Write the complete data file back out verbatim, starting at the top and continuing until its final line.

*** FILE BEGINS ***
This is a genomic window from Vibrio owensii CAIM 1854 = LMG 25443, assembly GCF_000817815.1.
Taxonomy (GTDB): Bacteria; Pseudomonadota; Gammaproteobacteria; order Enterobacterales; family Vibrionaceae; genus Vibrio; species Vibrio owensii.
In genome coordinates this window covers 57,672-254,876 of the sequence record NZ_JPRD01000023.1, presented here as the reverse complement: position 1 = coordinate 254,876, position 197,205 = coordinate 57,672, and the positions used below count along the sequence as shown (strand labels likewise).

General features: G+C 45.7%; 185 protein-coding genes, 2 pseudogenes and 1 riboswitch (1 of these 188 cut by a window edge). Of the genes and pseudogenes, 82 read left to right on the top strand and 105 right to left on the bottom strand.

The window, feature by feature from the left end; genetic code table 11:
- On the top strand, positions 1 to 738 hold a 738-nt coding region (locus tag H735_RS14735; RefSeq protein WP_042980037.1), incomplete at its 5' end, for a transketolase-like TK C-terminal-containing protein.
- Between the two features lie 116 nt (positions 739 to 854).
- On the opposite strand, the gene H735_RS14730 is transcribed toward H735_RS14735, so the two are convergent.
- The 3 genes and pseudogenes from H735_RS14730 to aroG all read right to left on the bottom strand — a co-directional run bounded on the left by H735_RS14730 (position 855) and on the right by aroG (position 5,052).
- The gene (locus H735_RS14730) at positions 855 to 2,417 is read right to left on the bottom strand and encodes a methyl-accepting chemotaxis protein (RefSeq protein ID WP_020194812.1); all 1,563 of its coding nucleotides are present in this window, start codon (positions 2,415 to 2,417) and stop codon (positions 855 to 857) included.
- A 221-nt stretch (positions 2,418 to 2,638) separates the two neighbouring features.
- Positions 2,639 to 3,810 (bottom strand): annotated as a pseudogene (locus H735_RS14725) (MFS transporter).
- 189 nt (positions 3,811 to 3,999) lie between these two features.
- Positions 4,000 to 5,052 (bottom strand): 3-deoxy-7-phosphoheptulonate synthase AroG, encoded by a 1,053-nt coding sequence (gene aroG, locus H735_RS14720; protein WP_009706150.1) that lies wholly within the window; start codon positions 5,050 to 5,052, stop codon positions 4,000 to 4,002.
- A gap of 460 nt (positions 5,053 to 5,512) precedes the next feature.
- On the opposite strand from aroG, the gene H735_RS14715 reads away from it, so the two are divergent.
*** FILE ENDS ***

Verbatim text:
This is a genomic window from Vibrio owensii CAIM 1854 = LMG 25443, assembly GCF_000817815.1.
Taxonomy (GTDB): Bacteria; Pseudomonadota; Gammaproteobacteria; order Enterobacterales; family Vibrionaceae; genus Vibrio; species Vibrio owensii.
In genome coordinates this window covers 57,672-254,876 of the sequence record NZ_JPRD01000023.1, presented here as the reverse complement: position 1 = coordinate 254,876, position 197,205 = coordinate 57,672, and the positions used below count along the sequence as shown (strand labels likewise).

General features: G+C 45.7%; 185 protein-coding genes, 2 pseudogenes and 1 riboswitch (1 of these 188 cut by a window edge). Of the genes and pseudogenes, 82 read left to right on the top strand and 105 right to left on the bottom strand.

The window, feature by feature from the left end; genetic code table 11:
- On the top strand, positions 1 to 738 hold a 738-nt coding region (locus tag H735_RS14735; RefSeq protein WP_042980037.1), incomplete at its 5' end, for a transketolase-like TK C-terminal-containing protein.
- Between the two features lie 116 nt (positions 739 to 854).
- On the opposite strand, the gene H735_RS14730 is transcribed toward H735_RS14735, so the two are convergent.
- The 3 genes and pseudogenes from H735_RS14730 to aroG all read right to left on the bottom strand — a co-directional run bounded on the left by H735_RS14730 (position 855) and on the right by aroG (position 5,052).
- The gene (locus H735_RS14730) at positions 855 to 2,417 is read right to left on the bottom strand and encodes a methyl-accepting chemotaxis protein (RefSeq protein ID WP_020194812.1); all 1,563 of its coding nucleotides are present in this window, start codon (positions 2,415 to 2,417) and stop codon (positions 855 to 857) included.
- A 221-nt stretch (positions 2,418 to 2,638) separates the two neighbouring features.
- Positions 2,639 to 3,810 (bottom strand): annotated as a pseudogene (locus H735_RS14725) (MFS transporter).
- 189 nt (positions 3,811 to 3,999) lie between these two features.
- Positions 4,000 to 5,052 (bottom strand): 3-deoxy-7-phosphoheptulonate synthase AroG, encoded by a 1,053-nt coding sequence (gene aroG, locus H735_RS14720; protein WP_009706150.1) that lies wholly within the window; start codon positions 5,050 to 5,052, stop codon positions 4,000 to 4,002.
- A gap of 460 nt (positions 5,053 to 5,512) precedes the next feature.
- On the opposite strand from aroG, the gene H735_RS14715 reads away from it, so the two are divergent.